If Liverpool City Council (and all others) do not send out such a strong message then those city councillors who are also board members of social landlords will inevitably see a huge surge in pressure on them. A councillor’s first and primary obligation is to the electorate and not to the social landlords board where they also sit. A Council’s primary obligation is the same to its people and not to social landlords despite the Council’s needing good relationship with social landlords.
To avoid any Council treating arrears eviction households as intentionally homeless cases then Liverpool City Council also needs to make a statement on that and accord with the Steve Webb steer mentioned above as welfare reforms ARE out of the tenant’s control. If a Council fails to do this in such a position statement or motion then such Councils are showing intent to make intentionally homeless decisions and then they will deserve huge increases in pressure and scrutiny. A Council cannot simply say we will treat every case on its merits as a huge caveat, it must come out and say, all things being equal, that any bedroom tax or benefit cap arrears alone evictions are both disproportionate and will be treated as unintentionally homeless cases.
Liverpool City Council should consider any evictions that are solely based on bedroom tax and/or benefit cap arrears alone as an eviction by oppression by social landlords, and they should say so in a position statement. This is a legal can of worms that Steve Webb has opened and widened the definition of oppression with his statement of purported reassurance to the House of Commons above.
That view will open up huge debate in legal circles but it is one any Council has to consider. The Steve Webb statement is ‘guidance’ to local Councils and local Councils have to interpret government policy and intent. Just as Councils interpreted the heavily prescribed bedroom tax guidance of the DWP in the A4 of 2012 for bedroom tax purposes, Councils can and should interpret the non-intentionality guidance from Steve Webb as meaning (a) social landlords should NOT evict based on welfare reforms cuts alone and (b) it does transfer a huge financial cost to Councils in making them adopt a full homeless duty to the households affected. Hence Councils should be stating this to social landlords and to the judiciary and, if necessary, Councils should and will see how they can intervene in such cases.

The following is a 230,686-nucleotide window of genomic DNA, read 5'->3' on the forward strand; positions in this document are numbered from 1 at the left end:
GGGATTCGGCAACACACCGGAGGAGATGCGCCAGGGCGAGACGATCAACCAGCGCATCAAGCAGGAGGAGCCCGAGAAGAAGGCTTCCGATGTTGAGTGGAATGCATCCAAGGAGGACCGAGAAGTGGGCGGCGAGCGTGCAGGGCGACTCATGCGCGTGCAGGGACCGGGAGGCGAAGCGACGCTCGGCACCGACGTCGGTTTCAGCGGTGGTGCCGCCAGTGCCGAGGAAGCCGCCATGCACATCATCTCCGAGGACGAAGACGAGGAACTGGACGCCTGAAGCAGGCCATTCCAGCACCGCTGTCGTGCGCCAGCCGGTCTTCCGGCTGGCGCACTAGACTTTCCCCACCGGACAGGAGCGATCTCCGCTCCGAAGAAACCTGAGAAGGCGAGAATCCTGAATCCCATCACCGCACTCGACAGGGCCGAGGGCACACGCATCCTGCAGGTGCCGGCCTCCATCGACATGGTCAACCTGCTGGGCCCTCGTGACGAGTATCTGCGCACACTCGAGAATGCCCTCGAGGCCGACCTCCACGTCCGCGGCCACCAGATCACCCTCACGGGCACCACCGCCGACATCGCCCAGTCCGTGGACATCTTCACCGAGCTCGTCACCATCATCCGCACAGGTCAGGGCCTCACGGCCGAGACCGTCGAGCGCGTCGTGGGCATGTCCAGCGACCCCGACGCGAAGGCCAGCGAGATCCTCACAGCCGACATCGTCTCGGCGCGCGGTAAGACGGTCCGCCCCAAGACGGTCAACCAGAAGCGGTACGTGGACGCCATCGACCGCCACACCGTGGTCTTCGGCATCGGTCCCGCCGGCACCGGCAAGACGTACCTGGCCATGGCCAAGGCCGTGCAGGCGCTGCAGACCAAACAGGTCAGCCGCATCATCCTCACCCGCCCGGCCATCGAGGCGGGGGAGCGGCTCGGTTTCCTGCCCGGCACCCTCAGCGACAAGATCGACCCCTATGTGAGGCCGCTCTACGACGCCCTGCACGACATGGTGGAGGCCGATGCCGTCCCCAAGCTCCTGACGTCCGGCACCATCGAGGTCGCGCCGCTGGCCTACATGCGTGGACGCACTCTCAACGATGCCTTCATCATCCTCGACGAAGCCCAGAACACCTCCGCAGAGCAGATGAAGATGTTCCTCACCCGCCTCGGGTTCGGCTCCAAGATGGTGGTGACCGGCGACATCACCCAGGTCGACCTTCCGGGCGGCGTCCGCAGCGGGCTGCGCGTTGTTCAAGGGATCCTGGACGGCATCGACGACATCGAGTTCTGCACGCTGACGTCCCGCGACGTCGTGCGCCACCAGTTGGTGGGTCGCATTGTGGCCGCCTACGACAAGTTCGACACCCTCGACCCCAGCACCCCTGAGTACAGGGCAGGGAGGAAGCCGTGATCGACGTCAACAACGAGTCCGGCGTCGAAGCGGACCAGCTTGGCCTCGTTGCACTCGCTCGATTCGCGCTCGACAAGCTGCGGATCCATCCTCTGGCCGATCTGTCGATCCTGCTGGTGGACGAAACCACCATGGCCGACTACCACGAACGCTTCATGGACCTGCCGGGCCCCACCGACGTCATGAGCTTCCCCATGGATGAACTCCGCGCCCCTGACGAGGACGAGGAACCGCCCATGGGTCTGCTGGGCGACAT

You begin to see how the bedroom tax has seen landlord and Council in cahoots yet the benefit cap will see Council and landlord diametrically opposed to the others plans and wishes. For those councillors that are already feeling pressure over the potential for a conflict of interest by being board members of social landlords, this new tension the benefit cap will create makes that fine balancing act almost impossible as the ends of the landlord and the Council become very much opposed to one another.
The benefit cap makes a councillor as a landlord board member untenable and too much of a conflict of interest. That is just as big a threat and change to the social landlord as to the Council.
This is where I suggest those tenants and activists who are calling for largely symbolic “No Evictions” statements have it wrong. Such statements are like Chamberlain waving his white piece of paper for me and frankly worthless. The real issue – which is part of the massive transfer of financial risk and cost of the welfare reforms to Councils – is the tension or divide and rule the benefit cap creates between Council and social landlord. Many already see a councillor being a social landlord board member as too high a conflict if interest with the bedroom tax welfare reform policy. Once the benefit cap comes in then we see this potential conflict become a massive and significant one and no doubt councillor’s activities will be scrutinised in much more depth and reported across social media like wildfire.
The fact that Liverpool like most if not all other Councils will have spent a huge proportion of its DHP budget by the time the real financial risk to Councils rolls out – the benefit cap – means that Councils will have much reduced financial resources to mitigate the average £93 per week cuts it makes to Housing Benefit. The Council’s only resource is then political pressure on the social landlord, and it needs to wield that pressure and ahead of the benefit cap starting in Liverpool in 5 weeks time.